DUBAI (AFP) - Qatar has weathered the economic impacts of a stifling Saudi-led blockade, maintaining healthy growth, but some sectors continue to pay the price a year after the crisis erupted.
On June 5, 2017, Saudi Arabia, the United Arab Emirates and Bahrain - all partners of Qatar in the Gulf Cooperation Council (GCC) - along with Egypt, severed ties with Qatar.
Accusing Doha of supporting radical Islamist groups, they imposed a land, sea and air blockade.
Gas-rich Qatar tapped into its massive wealth to absorb the early shocks to its financial system, and secure alternative food supplies, maritime routes and ports, reports said.
The blockading nations, already under economic hardship from low oil prices, have also suffered losses from the ongoing standoff, analysts argue.
Economic integration programmes among the six-nation GCC, which were progressing at a snail's pace, have suffered the most and the future of the regional alliance has been thrown into doubt.
"The latest data from Qatar reiterate that the worst of the hit to the economy from its diplomatic crisis with Saudi Arabia and its allies has now passed," said Capital Economics in a report in May.
Doha injected tens of billions of dollars to offset a drop in banking deposits at the start of the crisis and succeeded in bringing the banking sector back to normal operations.
"Growth performance remains resilient. The direct economic and financial impact of the diplomatic rift between Qatar and some countries in the region has been manageable," the International Monetary Fund said in a report on Wednesday (May 30).
Despite the drop in oil revenues, Qatar achieved a growth rate of 2.1 per cent in 2017, almost unchanged from the previous year, and is forecast to rise to 2.6 per cent this year, according to the IMF.
"Qatar's economy has suffered on several fronts as new logistics links proved to be more expensive in the short term," Andreas Krieg, a professor at King's College London, told AFP.
"However, Qatar has been able to transform this crisis into an opportunity."
Economic diversification has made a huge leap, such as the opening of Hamad Port to bypass Jebel Ali in Dubai. The multi-billion-dollar mega projects connected to the 2022 football World Cup have continued unabated, said Krieg.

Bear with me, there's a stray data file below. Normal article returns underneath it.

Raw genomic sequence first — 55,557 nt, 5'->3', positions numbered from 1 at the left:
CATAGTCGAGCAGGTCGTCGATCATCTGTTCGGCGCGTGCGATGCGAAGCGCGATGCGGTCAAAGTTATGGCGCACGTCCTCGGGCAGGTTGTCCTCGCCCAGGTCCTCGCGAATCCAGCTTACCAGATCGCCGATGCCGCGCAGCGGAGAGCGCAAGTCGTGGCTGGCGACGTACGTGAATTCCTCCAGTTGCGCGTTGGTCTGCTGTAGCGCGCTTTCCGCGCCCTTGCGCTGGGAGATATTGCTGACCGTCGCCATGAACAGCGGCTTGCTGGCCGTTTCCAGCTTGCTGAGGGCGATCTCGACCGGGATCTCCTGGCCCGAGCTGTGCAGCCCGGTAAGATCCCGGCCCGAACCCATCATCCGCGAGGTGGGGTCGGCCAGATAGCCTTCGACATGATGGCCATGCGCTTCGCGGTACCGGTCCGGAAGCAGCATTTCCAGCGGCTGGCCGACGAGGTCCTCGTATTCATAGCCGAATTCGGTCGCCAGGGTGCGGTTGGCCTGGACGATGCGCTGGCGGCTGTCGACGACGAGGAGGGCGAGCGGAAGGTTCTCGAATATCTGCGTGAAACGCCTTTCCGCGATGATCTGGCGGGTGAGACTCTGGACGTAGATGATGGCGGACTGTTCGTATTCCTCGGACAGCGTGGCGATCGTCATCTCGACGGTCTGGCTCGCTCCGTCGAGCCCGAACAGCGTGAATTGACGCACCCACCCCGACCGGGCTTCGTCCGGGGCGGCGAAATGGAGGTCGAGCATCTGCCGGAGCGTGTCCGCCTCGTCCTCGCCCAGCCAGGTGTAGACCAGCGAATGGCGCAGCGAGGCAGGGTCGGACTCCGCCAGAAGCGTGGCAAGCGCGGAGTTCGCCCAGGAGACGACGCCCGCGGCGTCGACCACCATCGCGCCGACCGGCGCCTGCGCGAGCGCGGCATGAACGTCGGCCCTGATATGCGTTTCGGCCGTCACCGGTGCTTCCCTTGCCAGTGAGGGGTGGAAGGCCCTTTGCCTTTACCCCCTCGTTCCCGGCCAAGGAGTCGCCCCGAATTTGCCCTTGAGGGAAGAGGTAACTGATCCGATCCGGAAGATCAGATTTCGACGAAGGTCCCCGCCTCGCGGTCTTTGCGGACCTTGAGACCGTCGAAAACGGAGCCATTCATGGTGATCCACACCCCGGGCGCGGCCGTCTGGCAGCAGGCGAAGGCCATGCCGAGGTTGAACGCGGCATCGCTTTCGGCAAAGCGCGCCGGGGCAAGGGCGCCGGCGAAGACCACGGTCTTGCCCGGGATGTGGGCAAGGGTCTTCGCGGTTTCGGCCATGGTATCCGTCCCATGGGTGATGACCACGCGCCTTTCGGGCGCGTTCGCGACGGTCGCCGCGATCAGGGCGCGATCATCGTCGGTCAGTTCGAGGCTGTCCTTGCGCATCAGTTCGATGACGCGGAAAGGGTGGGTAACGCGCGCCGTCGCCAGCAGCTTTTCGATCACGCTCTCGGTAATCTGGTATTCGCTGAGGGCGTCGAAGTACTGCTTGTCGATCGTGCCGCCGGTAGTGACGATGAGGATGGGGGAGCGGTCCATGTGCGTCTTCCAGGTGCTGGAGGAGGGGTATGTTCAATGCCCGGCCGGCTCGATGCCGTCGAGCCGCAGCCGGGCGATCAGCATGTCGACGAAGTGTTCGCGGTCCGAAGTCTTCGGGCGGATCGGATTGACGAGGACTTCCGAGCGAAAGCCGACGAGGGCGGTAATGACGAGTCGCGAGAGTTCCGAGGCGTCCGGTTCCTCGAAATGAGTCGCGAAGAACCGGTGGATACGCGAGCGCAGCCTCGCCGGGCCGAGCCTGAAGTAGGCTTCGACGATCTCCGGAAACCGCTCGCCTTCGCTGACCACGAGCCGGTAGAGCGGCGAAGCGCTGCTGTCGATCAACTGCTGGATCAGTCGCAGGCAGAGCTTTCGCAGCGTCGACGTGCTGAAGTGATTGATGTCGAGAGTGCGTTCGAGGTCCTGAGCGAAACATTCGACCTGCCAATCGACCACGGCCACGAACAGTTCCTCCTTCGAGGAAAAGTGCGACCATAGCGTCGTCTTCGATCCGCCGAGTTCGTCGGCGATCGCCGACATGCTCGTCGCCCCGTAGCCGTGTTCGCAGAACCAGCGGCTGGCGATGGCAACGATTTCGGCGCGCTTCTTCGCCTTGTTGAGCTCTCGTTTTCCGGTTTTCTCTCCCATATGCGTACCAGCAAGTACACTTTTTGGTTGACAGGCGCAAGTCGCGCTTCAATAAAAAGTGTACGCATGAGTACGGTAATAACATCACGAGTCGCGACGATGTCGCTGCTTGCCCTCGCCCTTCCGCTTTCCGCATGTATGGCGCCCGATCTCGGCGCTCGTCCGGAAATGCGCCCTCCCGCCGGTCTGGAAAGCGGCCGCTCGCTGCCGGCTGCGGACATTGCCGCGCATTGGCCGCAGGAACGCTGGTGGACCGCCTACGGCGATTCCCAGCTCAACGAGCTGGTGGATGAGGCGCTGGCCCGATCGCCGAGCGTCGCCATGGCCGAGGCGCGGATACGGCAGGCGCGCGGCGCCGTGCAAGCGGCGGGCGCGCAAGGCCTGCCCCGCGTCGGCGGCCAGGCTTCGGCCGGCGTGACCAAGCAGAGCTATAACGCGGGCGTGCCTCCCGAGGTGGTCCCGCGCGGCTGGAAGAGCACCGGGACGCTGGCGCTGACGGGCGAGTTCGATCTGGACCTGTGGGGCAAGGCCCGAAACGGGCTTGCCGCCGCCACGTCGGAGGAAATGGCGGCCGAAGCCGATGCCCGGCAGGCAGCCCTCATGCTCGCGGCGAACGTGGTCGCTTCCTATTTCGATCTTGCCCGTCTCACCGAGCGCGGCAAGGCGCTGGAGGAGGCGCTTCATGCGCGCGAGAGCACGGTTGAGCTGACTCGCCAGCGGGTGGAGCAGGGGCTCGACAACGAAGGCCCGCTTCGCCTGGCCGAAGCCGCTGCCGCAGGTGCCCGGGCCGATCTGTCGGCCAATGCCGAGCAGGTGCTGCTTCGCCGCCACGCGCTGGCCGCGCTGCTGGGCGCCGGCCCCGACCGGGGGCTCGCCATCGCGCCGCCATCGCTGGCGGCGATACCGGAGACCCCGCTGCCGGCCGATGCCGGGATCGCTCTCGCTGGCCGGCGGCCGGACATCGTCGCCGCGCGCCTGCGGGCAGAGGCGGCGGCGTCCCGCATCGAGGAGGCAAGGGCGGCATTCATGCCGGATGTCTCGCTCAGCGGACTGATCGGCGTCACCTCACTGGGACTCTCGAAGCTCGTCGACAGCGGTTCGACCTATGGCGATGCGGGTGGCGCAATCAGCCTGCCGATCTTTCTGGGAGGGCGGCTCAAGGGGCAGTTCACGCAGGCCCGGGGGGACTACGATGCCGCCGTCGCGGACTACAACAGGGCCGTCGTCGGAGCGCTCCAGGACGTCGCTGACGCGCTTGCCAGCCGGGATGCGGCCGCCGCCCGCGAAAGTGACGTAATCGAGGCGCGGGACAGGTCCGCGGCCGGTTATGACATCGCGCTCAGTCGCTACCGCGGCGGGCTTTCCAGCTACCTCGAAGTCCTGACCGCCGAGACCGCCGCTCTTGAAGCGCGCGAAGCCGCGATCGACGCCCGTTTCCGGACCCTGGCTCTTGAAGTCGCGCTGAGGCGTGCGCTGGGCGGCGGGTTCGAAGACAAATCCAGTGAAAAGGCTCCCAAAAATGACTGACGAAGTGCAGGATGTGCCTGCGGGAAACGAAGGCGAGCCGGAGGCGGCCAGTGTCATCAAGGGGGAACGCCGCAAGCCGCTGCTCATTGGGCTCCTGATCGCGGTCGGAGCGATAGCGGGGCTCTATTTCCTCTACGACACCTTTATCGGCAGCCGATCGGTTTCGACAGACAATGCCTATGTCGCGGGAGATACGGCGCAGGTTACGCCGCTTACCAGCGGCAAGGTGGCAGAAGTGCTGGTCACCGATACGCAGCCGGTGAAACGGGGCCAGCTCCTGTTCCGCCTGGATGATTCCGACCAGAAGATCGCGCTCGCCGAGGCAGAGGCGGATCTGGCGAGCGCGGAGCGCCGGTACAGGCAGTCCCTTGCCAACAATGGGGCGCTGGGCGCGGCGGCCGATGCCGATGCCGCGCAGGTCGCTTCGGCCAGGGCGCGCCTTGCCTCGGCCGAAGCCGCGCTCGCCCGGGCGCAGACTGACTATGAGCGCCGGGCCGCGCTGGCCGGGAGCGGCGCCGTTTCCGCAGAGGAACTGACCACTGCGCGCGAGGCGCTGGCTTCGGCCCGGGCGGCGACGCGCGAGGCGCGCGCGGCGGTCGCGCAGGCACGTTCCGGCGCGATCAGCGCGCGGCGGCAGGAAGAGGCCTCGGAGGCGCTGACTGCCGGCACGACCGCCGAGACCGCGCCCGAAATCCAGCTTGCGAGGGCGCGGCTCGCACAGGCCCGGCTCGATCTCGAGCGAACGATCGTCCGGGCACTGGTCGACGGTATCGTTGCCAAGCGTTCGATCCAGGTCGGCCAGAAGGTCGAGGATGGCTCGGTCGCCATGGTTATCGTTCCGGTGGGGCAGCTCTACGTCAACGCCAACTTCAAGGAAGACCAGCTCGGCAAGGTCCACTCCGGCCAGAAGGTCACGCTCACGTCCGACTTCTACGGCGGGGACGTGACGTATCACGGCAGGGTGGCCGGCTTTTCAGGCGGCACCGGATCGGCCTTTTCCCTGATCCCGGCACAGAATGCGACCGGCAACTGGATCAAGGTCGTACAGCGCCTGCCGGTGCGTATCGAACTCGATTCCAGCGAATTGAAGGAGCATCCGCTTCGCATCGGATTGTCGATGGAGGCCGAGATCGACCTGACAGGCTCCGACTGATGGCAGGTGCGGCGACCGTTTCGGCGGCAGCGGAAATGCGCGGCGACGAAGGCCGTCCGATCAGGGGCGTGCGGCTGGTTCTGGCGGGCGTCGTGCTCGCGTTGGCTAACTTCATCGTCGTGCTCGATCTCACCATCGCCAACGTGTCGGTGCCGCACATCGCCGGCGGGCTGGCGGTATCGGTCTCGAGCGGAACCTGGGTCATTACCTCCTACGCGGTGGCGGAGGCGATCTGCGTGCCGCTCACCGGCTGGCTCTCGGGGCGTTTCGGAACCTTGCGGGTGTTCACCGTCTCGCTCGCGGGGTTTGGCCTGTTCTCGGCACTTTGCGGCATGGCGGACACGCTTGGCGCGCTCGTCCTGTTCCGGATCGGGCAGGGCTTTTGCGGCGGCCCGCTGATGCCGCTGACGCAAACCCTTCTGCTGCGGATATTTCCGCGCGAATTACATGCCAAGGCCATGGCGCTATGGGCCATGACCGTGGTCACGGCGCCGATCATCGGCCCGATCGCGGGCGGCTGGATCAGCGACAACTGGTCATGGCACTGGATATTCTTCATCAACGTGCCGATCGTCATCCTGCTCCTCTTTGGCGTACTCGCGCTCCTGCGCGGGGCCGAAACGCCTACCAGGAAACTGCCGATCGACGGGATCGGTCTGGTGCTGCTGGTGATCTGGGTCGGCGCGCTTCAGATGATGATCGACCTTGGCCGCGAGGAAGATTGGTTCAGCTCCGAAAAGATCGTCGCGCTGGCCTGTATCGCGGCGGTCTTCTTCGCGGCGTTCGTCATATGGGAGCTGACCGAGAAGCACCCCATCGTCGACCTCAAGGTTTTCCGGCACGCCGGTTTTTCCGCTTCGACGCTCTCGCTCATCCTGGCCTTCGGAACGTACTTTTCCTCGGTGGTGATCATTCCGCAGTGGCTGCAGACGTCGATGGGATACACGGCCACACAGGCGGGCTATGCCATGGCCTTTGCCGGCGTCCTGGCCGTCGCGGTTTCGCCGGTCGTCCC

In addition, Doha's gas and crude oil exports have not been disrupted, providing a revenue lifeline.
Despite the rift, Qatari gas continues to flow into the UAE through the Dolphin pipeline.
Since the blockade began, Qatar - home of Al-Udeid, the largest US base in the region - has agreed a raft of military purchases worth tens of billions of dollars with the United States and Europe.
"Qatar made a large drawdown of its reserves and investment assets when the blockade began," said Middle East commentator Neil Partrick.
Although it sustained losses in tourism revenue, it has enjoyed "economic success" assisted by Iran, Turkey and Oman, Partrick said.
The blockade's negative impacts on Qatar were in real estate, tourism and Qatar Airways, which is expected to announce large losses because of longer routes.
According to Capital Economics, in the first six months of the blockade, visitors to Qatar dropped by 20 per cent, flights into Doha by 25 per cent, and Qatar Airways flights by 20 per cent.
It estimated loss in tourism revenue during the same period at US$600 million (S$803 million), and real estate prices fell by 10 per cent.
Mandagolathur Raghu, head of research at the Kuwait Financial Centre, said his company estimates Qatar Airways has lost around US$3 billion in revenues.
The blockading nations also suffered from the diplomatic crisis, though to a lesser degree.
"I think that the economic impact of the blockade on the entire region should not be underestimated. The loss due to the disruption of free trade is in the tens of billions of dollars for all countries," Krieg said.
Dubai in particular has suffered billions of dollars in losses due to Qatari companies no longer being able to work there, he said.
Lost Qatari investments in the UAE real estate sector are worth hundreds of millions, while both Saudi Arabia and the UAE have taken a blow worth billions after cutting food exports to Qatar.
Capital markets suffered as a whole and GCC economic programmes will be delayed further.
"Projects that require GCC-wide coordination could be shelved or timelines indefinitely postponed," Raghu told AFP.